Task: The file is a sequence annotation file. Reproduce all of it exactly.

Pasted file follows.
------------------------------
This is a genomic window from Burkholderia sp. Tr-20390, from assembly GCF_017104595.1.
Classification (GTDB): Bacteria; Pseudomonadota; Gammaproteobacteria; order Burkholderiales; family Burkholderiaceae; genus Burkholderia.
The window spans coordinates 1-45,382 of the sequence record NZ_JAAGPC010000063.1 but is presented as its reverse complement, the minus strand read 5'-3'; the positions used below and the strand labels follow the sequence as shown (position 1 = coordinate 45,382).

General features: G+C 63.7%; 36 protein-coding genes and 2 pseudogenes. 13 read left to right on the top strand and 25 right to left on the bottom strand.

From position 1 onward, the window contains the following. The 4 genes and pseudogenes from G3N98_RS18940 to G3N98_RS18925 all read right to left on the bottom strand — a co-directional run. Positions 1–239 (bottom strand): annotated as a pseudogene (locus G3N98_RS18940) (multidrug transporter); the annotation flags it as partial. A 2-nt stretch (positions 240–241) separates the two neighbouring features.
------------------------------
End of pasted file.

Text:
This is a genomic window from Burkholderia sp. Tr-20390, from assembly GCF_017104595.1.
Classification (GTDB): Bacteria; Pseudomonadota; Gammaproteobacteria; order Burkholderiales; family Burkholderiaceae; genus Burkholderia.
The window spans coordinates 1-45,382 of the sequence record NZ_JAAGPC010000063.1 but is presented as its reverse complement, the minus strand read 5'-3'; the positions used below and the strand labels follow the sequence as shown (position 1 = coordinate 45,382).

General features: G+C 63.7%; 36 protein-coding genes and 2 pseudogenes. 13 read left to right on the top strand and 25 right to left on the bottom strand.

From position 1 onward, the window contains the following. The 4 genes and pseudogenes from G3N98_RS18940 to G3N98_RS18925 all read right to left on the bottom strand — a co-directional run. Positions 1–239 (bottom strand): annotated as a pseudogene (locus G3N98_RS18940) (multidrug transporter); the annotation flags it as partial. A 2-nt stretch (positions 240–241) separates the two neighbouring features.